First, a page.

Dakar 18 review: Lost in Translation?
Dakar 18 is an endurance racer like no other. Ben Griffin gave it a go on Xbox One to see whether it delivers.
Sometimes in life it pays to do something different, to chuck the norm into the bin. Sometimes it doesn't. In the case of Dakar 18, the final result sits somewhere between the two now that a much-needed 'day one' update finally made it to the Xbox One.
Replicating the gruelling and unforgiving nature of the rally was never going to be easy for Bigmoon Entertainment, admittedly. But then it could make use of rugged terrain, crazy vehicles and having to navigate in the wilderness ─ ingredients for a winner.
Dakar 18: The Right Direction
If only the visuals were that good
Dakar 18's premise is the same as the real event. You drive a vehicle such as a huge truck or less beefy yet faster off-roader or motorbike and then navigate your way to victory as fast and as damage-free as possible.
That involves learning how to navigate using waypoints because GPS guidance is a no-no. Visual descriptions from your co-pilot, degree angles and odometer readings all require you to keep your eyes on the terrain and user-interface compass.
You can also follow other drivers although this is a weak tactic used more for undoing how lost you are because following means you are potentially going more slowly. And it's the time at the end of each stage that matters most.
Replicating the barren, inhospitable landscape of rural South America where the Dakar race now takes place (Africa was deemed unsafe), you can drive for long periods of time without seeing anything other than a sand dune or tree.
It's a lonely affair and the antithesis of most racing games where you share a circuit. But this is also the most appealing element because there is a sense of satisfaction when you finally master the navigation stuff.
Dakar 18: Breaking Down
Dakar 18 can be satisfying at times if you give it the time of day
Unfortunately, Dakar 18 is too unpolished in too many places. The graphics are dated at best and do little to entice you, while the physics system (though being improved by the developer) is almost laughably basic.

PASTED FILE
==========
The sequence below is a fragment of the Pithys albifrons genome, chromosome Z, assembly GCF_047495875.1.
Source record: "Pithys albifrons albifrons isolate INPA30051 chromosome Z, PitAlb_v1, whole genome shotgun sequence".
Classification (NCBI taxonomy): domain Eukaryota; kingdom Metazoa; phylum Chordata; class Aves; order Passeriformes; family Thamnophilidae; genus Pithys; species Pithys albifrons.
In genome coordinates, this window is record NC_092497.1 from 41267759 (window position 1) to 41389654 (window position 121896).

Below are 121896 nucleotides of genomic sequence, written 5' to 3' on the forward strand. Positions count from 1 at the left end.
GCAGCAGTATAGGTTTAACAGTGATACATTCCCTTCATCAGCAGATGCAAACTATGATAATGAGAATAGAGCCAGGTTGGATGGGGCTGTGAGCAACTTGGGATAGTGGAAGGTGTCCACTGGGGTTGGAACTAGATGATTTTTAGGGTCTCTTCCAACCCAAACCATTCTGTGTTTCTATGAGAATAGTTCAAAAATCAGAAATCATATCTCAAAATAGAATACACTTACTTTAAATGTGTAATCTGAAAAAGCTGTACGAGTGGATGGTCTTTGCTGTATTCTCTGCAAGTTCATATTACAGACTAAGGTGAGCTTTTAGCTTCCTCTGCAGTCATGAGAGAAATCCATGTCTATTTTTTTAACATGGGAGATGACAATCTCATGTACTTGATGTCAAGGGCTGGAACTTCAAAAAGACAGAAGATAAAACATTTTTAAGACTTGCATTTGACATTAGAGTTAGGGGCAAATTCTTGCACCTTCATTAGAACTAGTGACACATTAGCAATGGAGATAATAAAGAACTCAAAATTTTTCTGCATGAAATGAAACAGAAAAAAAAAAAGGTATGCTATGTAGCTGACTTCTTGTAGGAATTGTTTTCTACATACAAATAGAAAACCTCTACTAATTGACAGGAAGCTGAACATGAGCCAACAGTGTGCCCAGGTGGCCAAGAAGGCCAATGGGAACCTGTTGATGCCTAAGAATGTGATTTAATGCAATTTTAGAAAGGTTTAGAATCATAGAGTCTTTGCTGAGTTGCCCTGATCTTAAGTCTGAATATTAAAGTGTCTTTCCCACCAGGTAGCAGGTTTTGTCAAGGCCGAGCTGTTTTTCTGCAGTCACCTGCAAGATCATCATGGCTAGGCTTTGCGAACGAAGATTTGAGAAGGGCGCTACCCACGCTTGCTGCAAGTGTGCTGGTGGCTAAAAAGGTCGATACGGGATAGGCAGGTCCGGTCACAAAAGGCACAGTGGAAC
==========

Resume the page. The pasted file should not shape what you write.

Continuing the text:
Not only that, the little cut scenes at the start of a race highlight the awkwardness of the humans in the game and the damage system can be inconsistent. Destroying your car on a twig when close to finishing a stage can be frustrating.
How much damage the vehicle can take depends on the vehicle itself. The giant trucks can be hurled off dunes without a care of the world, as can the bikes (although you lose your co-pilot's helpful instructions). But a rally car, quad and SxS buggy requires a more delicate approach.
This does add a level of depth, but the problem is that using the vehicles is rarely anything but unsatisfying. The movement never quite seems right and is more arcadey than realistic, which seems odd in a game so keen on realism.
Much of the Dakar 18 experience hinges on the difficulty setting. Rookie gives you a compass direction to follow at all times, which makes life much easier although you can still get lost in the early days. It's easiest but also tires quickly.
Go for a more difficult mode such as 'Competitor' and you have to do everything yourself, which highlights the navigation element that makes Dakar 18 unique. Go wrong and it can be tense watching the clock tick on as you attempt to retrace your steps.
The truly brave (or stupid) can tuck into the 'Legend' mode, which is even less helpful. But then if you are hooked on getting from A to B in Dakar 18, it will prove extra satisfying once mastered. Mainly because the area of play is 5,791-square miles in size.
It's the key elements that needed to be present and correct for Dakar 18 to shine, but not only is the physics system poor and the visuals dull, it's also that the vehicles handle like each other and the terrain is similarly repetitive.
Beyond the career mode is online and offline multiplayer, which can be amusing for both the right and wrong reasons. There is also a treasure hunt mode that has you treading over previously run stages to find, well, treasure.
These provide some relief in between long sessions of the career mode, but an extra more or two would have helped justify the cost and perhaps helped with longevity. There is also the issue that retracing your steps can prove repetitive.
More customisation and simulator-esque decisions such as what tyre pressure to run and weight-saving measures are also odd in their absence. Decisions that can make or break a team in the really rally seemingly overlooked.
Dakar 18: The Conclusion
It's the physics system that really lets Dakar 18 down
Tackling a video game version of the Dakar 18 rally is something Bigmoon Entertainment deserves a pat on the back for and its creation appears to improve with each update. But the core gameplay is still too limited and too basic to really make be rewarding.
Those who really enjoy the navigation element will find it difficult to put down. But for everyone else, it's a bit of a gamble. Buy it cheap and maybe you can find some fun out there in the desert. Just avoid expecting to come across gaming nirvana anytime soon.